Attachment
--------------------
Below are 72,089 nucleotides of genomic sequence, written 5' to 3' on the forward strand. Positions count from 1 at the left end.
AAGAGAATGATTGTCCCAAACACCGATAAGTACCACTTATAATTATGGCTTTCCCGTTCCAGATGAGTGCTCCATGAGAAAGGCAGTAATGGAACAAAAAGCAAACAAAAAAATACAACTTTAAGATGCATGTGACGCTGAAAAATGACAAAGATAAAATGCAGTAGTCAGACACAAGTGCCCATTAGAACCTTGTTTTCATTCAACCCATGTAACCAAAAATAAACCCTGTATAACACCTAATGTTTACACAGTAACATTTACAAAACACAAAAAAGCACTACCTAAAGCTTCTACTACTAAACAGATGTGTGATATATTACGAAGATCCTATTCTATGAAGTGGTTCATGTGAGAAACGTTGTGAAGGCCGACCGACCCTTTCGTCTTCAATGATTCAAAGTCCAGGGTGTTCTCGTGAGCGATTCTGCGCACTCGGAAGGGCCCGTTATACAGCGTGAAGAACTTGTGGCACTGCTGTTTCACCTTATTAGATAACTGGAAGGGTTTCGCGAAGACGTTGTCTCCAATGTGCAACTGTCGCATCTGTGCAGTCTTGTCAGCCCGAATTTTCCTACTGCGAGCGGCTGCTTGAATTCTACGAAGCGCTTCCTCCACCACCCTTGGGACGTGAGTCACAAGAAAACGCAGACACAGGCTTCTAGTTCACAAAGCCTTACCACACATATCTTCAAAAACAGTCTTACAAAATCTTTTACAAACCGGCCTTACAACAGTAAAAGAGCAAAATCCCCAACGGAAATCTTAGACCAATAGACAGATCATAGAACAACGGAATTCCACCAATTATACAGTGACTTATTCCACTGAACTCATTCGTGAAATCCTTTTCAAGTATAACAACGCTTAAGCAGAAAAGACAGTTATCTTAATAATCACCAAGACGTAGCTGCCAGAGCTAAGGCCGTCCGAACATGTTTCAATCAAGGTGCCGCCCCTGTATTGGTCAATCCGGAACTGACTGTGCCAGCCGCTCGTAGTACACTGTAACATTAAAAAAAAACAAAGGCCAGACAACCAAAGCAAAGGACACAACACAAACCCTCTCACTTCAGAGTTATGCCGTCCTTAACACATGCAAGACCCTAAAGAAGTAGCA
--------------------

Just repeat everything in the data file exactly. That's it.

Below are 72,089 nucleotides of genomic sequence, written 5' to 3' on the forward strand. Positions count from 1 at the left end.
AAGAGAATGATTGTCCCAAACACCGATAAGTACCACTTATAATTATGGCTTTCCCGTTCCAGATGAGTGCTCCATGAGAAAGGCAGTAATGGAACAAAAAGCAAACAAAAAAATACAACTTTAAGATGCATGTGACGCTGAAAAATGACAAAGATAAAATGCAGTAGTCAGACACAAGTGCCCATTAGAACCTTGTTTTCATTCAACCCATGTAACCAAAAATAAACCCTGTATAACACCTAATGTTTACACAGTAACATTTACAAAACACAAAAAAGCACTACCTAAAGCTTCTACTACTAAACAGATGTGTGATATATTACGAAGATCCTATTCTATGAAGTGGTTCATGTGAGAAACGTTGTGAAGGCCGACCGACCCTTTCGTCTTCAATGATTCAAAGTCCAGGGTGTTCTCGTGAGCGATTCTGCGCACTCGGAAGGGCCCGTTATACAGCGTGAAGAACTTGTGGCACTGCTGTTTCACCTTATTAGATAACTGGAAGGGTTTCGCGAAGACGTTGTCTCCAATGTGCAACTGTCGCATCTGTGCAGTCTTGTCAGCCCGAATTTTCCTACTGCGAGCGGCTGCTTGAATTCTACGAAGCGCTTCCTCCACCACCCTTGGGACGTGAGTCACAAGAAAACGCAGACACAGGCTTCTAGTTCACAAAGCCTTACCACACATATCTTCAAAAACAGTCTTACAAAATCTTTTACAAACCGGCCTTACAACAGTAAAAGAGCAAAATCCCCAACGGAAATCTTAGACCAATAGACAGATCATAGAACAACGGAATTCCACCAATTATACAGTGACTTATTCCACTGAACTCATTCGTGAAATCCTTTTCAAGTATAACAACGCTTAAGCAGAAAAGACAGTTATCTTAATAATCACCAAGACGTAGCTGCCAGAGCTAAGGCCGTCCGAACATGTTTCAATCAAGGTGCCGCCCCTGTATTGGTCAATCCGGAACTGACTGTGCCAGCCGCTCGTAGTACACTGTAACATTAAAAAAAAACAAAGGCCAGACAACCAAAGCAAAGGACACAACACAAACCCTCTCACTTCAGAGTTATGCCGTCCTTAACACATGCAAGACCCTAAAGAAGTAGCA